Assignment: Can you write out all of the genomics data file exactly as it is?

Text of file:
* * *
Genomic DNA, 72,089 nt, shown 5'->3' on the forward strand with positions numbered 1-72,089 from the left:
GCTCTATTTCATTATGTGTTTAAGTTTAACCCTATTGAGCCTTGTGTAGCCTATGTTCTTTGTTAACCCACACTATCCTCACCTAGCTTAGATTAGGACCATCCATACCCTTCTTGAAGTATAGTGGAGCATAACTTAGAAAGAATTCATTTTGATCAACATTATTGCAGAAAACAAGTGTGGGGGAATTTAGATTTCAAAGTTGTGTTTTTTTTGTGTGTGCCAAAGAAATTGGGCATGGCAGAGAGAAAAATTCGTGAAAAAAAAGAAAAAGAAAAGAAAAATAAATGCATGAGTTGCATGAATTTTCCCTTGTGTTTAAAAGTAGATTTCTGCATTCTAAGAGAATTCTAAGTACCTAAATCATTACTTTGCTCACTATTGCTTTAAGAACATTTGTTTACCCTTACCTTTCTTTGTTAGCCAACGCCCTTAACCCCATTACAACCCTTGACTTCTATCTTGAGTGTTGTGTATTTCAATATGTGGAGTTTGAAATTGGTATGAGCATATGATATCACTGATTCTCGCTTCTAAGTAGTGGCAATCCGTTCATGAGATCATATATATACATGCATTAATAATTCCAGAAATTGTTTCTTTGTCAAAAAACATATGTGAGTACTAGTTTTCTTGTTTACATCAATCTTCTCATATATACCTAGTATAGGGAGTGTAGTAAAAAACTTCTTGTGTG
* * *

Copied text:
Genomic DNA, 72,089 nt, shown 5'->3' on the forward strand with positions numbered 1-72,089 from the left:
GCTCTATTTCATTATGTGTTTAAGTTTAACCCTATTGAGCCTTGTGTAGCCTATGTTCTTTGTTAACCCACACTATCCTCACCTAGCTTAGATTAGGACCATCCATACCCTTCTTGAAGTATAGTGGAGCATAACTTAGAAAGAATTCATTTTGATCAACATTATTGCAGAAAACAAGTGTGGGGGAATTTAGATTTCAAAGTTGTGTTTTTTTTGTGTGTGCCAAAGAAATTGGGCATGGCAGAGAGAAAAATTCGTGAAAAAAAAGAAAAAGAAAAGAAAAATAAATGCATGAGTTGCATGAATTTTCCCTTGTGTTTAAAAGTAGATTTCTGCATTCTAAGAGAATTCTAAGTACCTAAATCATTACTTTGCTCACTATTGCTTTAAGAACATTTGTTTACCCTTACCTTTCTTTGTTAGCCAACGCCCTTAACCCCATTACAACCCTTGACTTCTATCTTGAGTGTTGTGTATTTCAATATGTGGAGTTTGAAATTGGTATGAGCATATGATATCACTGATTCTCGCTTCTAAGTAGTGGCAATCCGTTCATGAGATCATATATATACATGCATTAATAATTCCAGAAATTGTTTCTTTGTCAAAAAACATATGTGAGTACTAGTTTTCTTGTTTACATCAATCTTCTCATATATACCTAGTATAGGGAGTGTAGTAAAAAACTTCTTGTGTG